And they'll call it Wonderland
We continued the day at Conneaut Lake Park, even though it was cold and even though it started to rain. Cold was a more minor hassle for me, since I'd seen it was supposed to be chilly and dressed warm. I think I may have even put on long underwear despite it being the first weekend in September. But Conneaut Lake Park, like many bigger and less surreally dysfunctional parks, doesn't have so much to do that avoids the elements altogether. The bumper cars, the carousel, and the Devil's Den are the only fully covered or indoor rides. The Blue Streak would run and keep running quite through the day, although riding a roller coaster in the rain requires a certain madness or pain tolerance. Not so much for the ride being particularly dangerous --- they run only one train, so even if a wet track caused the braking system to fail you couldn't crash into anything --- but because ramming your face into raindrops at 40 or more miles per hour isn't good.
But the rain kept coming, getting a little more nagging and a little more cold and not really looking like it was going to change anytime soon. And we were hungry and maybe a bit tired too. So we thought to check out the gift shop --- well-stocked with merchandise that was actually for the park, including a quite nice shirt commemorating the park's 125th anniversary that it somehow made in 2017, and a variation of the Park After Dark t-shirt for the then-current year --- and got a few things. And then, albeit reluctantly, we left.
The plan was just to go somewhere that had coffee --- the park did not --- and maybe a doughnut, and wait an hour or so to see if the rain let up. Which is how we ended up sitting in a Tim Horton's, nursing cups of coffee and tea and overhearing college football and seeing the rain just not give up already. Sometimes even get worse.
After more than an hour of this we decided hanging around the Tim Horton's was wearing thin, too; they didn't even have a local free weekly so we could get some sense of the community. We went back to our hotel room, there to read the comics and rest a while and turn the thermostat up as far as it would go. And to see if we could wait out the rain. It was here that we knew we'd chosen wisely in not going to Waldameer. We hadn't really had enough time at Conneaut Lake Park, but we had got to the most essential things and gotten to feel relieved that the park was not showing signs of doom. If we had to stop right then, we would at least have been all right.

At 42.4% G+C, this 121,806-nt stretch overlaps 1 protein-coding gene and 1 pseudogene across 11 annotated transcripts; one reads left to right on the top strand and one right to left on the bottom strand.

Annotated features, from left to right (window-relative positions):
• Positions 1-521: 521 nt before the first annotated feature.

Back in our room, we waited.
Trivia: The long line at a Hong Kong pastry shop in the mid-80s triggered a run on the bank adjacent, which depositors had assumed was the source of the line.
Source: The Panic of 1907: Lessons Learned from the Market's Perfect Storm, Robert F Bruner, Sean D Carr. (They don't say which pastry shop or bank and I'm too lazy to try finding what actually went on. Take this for what it is.)
Currently Reading: The Complete Peanuts, 1995 - 1996, Charles M Schulz. Editor Gary Groth. A Christmas present from bunny_hugger!
PS: Poking around the Nickelrama Arcade in Dallas before the pin-golf tournament of the evening.
Although the Nickelrama Arcade advertises its 5-cent name all over the place, pretty much everything takes four nickels to play. Still, 20 cents for the Batman '66 game --- a brand-new Stern that you'll find at a dollar a game most places --- is an excellent value.
Yeah, so, never tilt your bonus away. (I don't remember if either of us tilted anything away.) Bonus anecdote: we changed a $5 to nickels and we had little enough time, and found the games generous enough with replays, that we were nowhere near using them all up. And somehow we worried what to do with all these extra nickels until we remembered, oh yeah, they're still money already.
The Nickelrama has some of the air of the games at Marvin's, but it's all much better-lit and better-spaced and there isn't crazy stuff all over the walls and ceiling. Also apparently there's now a Pac-Man-based head-to-head game where you can eat other Pac-Men.